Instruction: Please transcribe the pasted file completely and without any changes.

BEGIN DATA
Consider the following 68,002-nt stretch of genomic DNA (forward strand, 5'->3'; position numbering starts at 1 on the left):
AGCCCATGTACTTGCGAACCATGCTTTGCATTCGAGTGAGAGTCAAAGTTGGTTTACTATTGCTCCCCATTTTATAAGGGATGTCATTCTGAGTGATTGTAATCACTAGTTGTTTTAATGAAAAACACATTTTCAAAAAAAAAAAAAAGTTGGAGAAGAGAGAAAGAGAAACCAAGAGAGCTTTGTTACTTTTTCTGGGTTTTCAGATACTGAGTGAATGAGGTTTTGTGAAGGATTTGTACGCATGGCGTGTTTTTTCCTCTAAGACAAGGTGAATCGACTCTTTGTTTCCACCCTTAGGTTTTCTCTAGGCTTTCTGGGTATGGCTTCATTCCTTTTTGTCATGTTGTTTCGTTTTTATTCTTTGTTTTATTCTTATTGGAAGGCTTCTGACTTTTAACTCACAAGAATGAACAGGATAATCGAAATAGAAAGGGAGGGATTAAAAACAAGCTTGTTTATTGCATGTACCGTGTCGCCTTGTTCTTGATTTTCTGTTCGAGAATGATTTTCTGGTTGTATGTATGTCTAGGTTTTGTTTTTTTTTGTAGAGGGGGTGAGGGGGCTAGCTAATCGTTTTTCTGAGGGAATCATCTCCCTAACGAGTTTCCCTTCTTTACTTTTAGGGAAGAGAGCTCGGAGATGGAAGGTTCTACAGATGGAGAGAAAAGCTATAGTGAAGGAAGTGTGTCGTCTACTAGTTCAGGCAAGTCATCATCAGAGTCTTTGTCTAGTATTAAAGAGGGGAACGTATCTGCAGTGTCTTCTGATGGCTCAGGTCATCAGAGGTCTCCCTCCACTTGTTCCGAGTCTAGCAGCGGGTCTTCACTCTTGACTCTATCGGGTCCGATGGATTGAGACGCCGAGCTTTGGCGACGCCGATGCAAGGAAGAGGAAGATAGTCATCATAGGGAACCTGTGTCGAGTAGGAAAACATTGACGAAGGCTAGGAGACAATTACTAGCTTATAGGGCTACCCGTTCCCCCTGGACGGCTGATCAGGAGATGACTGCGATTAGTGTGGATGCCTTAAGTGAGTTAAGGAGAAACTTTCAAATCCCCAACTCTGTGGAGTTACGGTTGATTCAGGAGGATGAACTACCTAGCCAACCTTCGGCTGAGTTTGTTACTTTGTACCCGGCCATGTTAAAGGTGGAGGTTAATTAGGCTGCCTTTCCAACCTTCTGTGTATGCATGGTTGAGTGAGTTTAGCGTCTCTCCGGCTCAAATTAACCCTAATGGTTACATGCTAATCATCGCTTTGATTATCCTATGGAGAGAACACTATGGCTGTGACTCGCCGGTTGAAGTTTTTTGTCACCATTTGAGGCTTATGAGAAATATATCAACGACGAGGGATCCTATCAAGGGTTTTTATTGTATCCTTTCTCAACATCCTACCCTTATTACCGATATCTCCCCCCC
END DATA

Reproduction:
Consider the following 68,002-nt stretch of genomic DNA (forward strand, 5'->3'; position numbering starts at 1 on the left):
AGCCCATGTACTTGCGAACCATGCTTTGCATTCGAGTGAGAGTCAAAGTTGGTTTACTATTGCTCCCCATTTTATAAGGGATGTCATTCTGAGTGATTGTAATCACTAGTTGTTTTAATGAAAAACACATTTTCAAAAAAAAAAAAAAGTTGGAGAAGAGAGAAAGAGAAACCAAGAGAGCTTTGTTACTTTTTCTGGGTTTTCAGATACTGAGTGAATGAGGTTTTGTGAAGGATTTGTACGCATGGCGTGTTTTTTCCTCTAAGACAAGGTGAATCGACTCTTTGTTTCCACCCTTAGGTTTTCTCTAGGCTTTCTGGGTATGGCTTCATTCCTTTTTGTCATGTTGTTTCGTTTTTATTCTTTGTTTTATTCTTATTGGAAGGCTTCTGACTTTTAACTCACAAGAATGAACAGGATAATCGAAATAGAAAGGGAGGGATTAAAAACAAGCTTGTTTATTGCATGTACCGTGTCGCCTTGTTCTTGATTTTCTGTTCGAGAATGATTTTCTGGTTGTATGTATGTCTAGGTTTTGTTTTTTTTTGTAGAGGGGGTGAGGGGGCTAGCTAATCGTTTTTCTGAGGGAATCATCTCCCTAACGAGTTTCCCTTCTTTACTTTTAGGGAAGAGAGCTCGGAGATGGAAGGTTCTACAGATGGAGAGAAAAGCTATAGTGAAGGAAGTGTGTCGTCTACTAGTTCAGGCAAGTCATCATCAGAGTCTTTGTCTAGTATTAAAGAGGGGAACGTATCTGCAGTGTCTTCTGATGGCTCAGGTCATCAGAGGTCTCCCTCCACTTGTTCCGAGTCTAGCAGCGGGTCTTCACTCTTGACTCTATCGGGTCCGATGGATTGAGACGCCGAGCTTTGGCGACGCCGATGCAAGGAAGAGGAAGATAGTCATCATAGGGAACCTGTGTCGAGTAGGAAAACATTGACGAAGGCTAGGAGACAATTACTAGCTTATAGGGCTACCCGTTCCCCCTGGACGGCTGATCAGGAGATGACTGCGATTAGTGTGGATGCCTTAAGTGAGTTAAGGAGAAACTTTCAAATCCCCAACTCTGTGGAGTTACGGTTGATTCAGGAGGATGAACTACCTAGCCAACCTTCGGCTGAGTTTGTTACTTTGTACCCGGCCATGTTAAAGGTGGAGGTTAATTAGGCTGCCTTTCCAACCTTCTGTGTATGCATGGTTGAGTGAGTTTAGCGTCTCTCCGGCTCAAATTAACCCTAATGGTTACATGCTAATCATCGCTTTGATTATCCTATGGAGAGAACACTATGGCTGTGACTCGCCGGTTGAAGTTTTTTGTCACCATTTGAGGCTTATGAGAAATATATCAACGACGAGGGATCCTATCAAGGGTTTTTATTGTATCCTTTCTCAACATCCTACCCTTATTACCGATATCTCCCCCCC